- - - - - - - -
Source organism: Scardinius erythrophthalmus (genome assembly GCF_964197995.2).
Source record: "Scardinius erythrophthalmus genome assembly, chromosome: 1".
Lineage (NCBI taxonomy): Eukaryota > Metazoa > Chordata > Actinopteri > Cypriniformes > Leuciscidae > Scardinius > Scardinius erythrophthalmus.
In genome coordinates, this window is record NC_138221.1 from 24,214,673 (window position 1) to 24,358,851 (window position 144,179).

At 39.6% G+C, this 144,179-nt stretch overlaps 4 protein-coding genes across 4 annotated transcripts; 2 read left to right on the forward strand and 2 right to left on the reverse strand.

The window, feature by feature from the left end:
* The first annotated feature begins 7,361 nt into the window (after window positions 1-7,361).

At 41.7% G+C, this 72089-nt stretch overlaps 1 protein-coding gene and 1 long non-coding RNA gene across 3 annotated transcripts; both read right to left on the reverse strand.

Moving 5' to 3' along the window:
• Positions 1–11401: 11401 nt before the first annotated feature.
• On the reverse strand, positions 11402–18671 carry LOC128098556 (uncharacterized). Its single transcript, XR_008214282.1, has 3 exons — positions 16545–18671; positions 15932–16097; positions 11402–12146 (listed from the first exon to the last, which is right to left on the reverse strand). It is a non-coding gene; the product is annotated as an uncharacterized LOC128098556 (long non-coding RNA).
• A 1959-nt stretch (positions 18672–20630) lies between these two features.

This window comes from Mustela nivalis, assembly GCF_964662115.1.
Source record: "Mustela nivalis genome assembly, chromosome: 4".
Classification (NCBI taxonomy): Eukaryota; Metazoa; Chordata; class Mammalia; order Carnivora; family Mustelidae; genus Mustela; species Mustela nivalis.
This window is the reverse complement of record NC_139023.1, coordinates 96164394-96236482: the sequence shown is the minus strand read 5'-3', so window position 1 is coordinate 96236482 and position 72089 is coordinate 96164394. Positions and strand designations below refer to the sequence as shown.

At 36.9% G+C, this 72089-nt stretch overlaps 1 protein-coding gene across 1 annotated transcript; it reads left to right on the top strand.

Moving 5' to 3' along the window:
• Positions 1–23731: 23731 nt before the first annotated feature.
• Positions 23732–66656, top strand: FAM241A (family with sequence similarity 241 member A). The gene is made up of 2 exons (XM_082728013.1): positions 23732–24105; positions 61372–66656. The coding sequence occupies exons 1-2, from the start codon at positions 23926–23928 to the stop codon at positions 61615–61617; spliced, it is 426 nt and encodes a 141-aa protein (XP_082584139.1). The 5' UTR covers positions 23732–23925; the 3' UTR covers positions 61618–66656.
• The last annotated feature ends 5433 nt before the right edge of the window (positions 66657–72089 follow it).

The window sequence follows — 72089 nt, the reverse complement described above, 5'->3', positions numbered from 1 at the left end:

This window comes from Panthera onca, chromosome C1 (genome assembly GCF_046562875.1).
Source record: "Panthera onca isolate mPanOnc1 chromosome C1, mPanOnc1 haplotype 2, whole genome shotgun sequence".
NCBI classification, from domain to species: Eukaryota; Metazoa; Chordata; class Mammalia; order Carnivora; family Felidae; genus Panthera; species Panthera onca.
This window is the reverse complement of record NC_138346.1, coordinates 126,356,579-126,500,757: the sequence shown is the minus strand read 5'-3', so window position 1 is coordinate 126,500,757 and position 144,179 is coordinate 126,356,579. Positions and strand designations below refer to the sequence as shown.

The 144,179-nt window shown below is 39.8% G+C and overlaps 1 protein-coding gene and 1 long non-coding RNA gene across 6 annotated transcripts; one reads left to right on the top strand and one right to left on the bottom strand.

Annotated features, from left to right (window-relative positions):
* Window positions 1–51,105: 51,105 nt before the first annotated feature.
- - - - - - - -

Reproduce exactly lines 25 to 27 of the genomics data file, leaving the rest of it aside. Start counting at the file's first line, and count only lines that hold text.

NCBI classification, from domain to species: Eukaryota; Metazoa; Chordata; class Mammalia; order Carnivora; family Felidae; genus Panthera; species Panthera onca.
This window is the reverse complement of record NC_138346.1, coordinates 126,356,579-126,500,757: the sequence shown is the minus strand read 5'-3', so window position 1 is coordinate 126,500,757 and position 144,179 is coordinate 126,356,579. Positions and strand designations below refer to the sequence as shown.

The 144,179-nt window shown below is 39.8% G+C and overlaps 1 protein-coding gene and 1 long non-coding RNA gene across 6 annotated transcripts; one reads left to right on the top strand and one right to left on the bottom strand.